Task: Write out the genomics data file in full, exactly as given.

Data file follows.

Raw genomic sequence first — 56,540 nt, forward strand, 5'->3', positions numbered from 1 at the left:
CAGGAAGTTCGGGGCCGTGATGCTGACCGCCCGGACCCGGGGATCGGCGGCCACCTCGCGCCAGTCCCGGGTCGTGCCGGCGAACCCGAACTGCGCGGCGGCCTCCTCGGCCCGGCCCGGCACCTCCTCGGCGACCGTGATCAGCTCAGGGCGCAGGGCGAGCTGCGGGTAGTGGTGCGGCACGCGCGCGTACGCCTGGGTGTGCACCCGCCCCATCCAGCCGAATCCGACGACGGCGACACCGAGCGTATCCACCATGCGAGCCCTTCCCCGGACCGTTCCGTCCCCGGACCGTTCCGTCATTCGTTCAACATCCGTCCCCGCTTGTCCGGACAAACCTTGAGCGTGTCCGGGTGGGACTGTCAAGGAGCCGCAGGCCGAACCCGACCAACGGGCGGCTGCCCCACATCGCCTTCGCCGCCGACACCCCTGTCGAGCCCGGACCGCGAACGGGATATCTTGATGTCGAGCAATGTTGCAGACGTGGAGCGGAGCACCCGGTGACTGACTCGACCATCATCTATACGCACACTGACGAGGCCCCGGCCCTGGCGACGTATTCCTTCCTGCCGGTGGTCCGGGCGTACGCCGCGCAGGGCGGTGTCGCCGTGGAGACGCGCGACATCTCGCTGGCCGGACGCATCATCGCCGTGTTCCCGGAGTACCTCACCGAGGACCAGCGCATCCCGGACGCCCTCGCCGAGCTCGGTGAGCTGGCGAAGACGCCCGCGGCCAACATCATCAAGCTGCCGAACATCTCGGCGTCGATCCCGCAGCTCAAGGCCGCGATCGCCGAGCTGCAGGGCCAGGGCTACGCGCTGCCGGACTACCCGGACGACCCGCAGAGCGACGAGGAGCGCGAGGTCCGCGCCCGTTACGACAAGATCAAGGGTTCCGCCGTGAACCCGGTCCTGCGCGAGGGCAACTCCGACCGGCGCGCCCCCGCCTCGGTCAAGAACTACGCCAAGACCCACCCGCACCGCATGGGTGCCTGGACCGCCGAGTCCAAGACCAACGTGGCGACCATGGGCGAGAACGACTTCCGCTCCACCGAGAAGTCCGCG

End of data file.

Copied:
Raw genomic sequence first — 56,540 nt, forward strand, 5'->3', positions numbered from 1 at the left:
CAGGAAGTTCGGGGCCGTGATGCTGACCGCCCGGACCCGGGGATCGGCGGCCACCTCGCGCCAGTCCCGGGTCGTGCCGGCGAACCCGAACTGCGCGGCGGCCTCCTCGGCCCGGCCCGGCACCTCCTCGGCGACCGTGATCAGCTCAGGGCGCAGGGCGAGCTGCGGGTAGTGGTGCGGCACGCGCGCGTACGCCTGGGTGTGCACCCGCCCCATCCAGCCGAATCCGACGACGGCGACACCGAGCGTATCCACCATGCGAGCCCTTCCCCGGACCGTTCCGTCCCCGGACCGTTCCGTCATTCGTTCAACATCCGTCCCCGCTTGTCCGGACAAACCTTGAGCGTGTCCGGGTGGGACTGTCAAGGAGCCGCAGGCCGAACCCGACCAACGGGCGGCTGCCCCACATCGCCTTCGCCGCCGACACCCCTGTCGAGCCCGGACCGCGAACGGGATATCTTGATGTCGAGCAATGTTGCAGACGTGGAGCGGAGCACCCGGTGACTGACTCGACCATCATCTATACGCACACTGACGAGGCCCCGGCCCTGGCGACGTATTCCTTCCTGCCGGTGGTCCGGGCGTACGCCGCGCAGGGCGGTGTCGCCGTGGAGACGCGCGACATCTCGCTGGCCGGACGCATCATCGCCGTGTTCCCGGAGTACCTCACCGAGGACCAGCGCATCCCGGACGCCCTCGCCGAGCTCGGTGAGCTGGCGAAGACGCCCGCGGCCAACATCATCAAGCTGCCGAACATCTCGGCGTCGATCCCGCAGCTCAAGGCCGCGATCGCCGAGCTGCAGGGCCAGGGCTACGCGCTGCCGGACTACCCGGACGACCCGCAGAGCGACGAGGAGCGCGAGGTCCGCGCCCGTTACGACAAGATCAAGGGTTCCGCCGTGAACCCGGTCCTGCGCGAGGGCAACTCCGACCGGCGCGCCCCCGCCTCGGTCAAGAACTACGCCAAGACCCACCCGCACCGCATGGGTGCCTGGACCGCCGAGTCCAAGACCAACGTGGCGACCATGGGCGAGAACGACTTCCGCTCCACCGAGAAGTCCGCG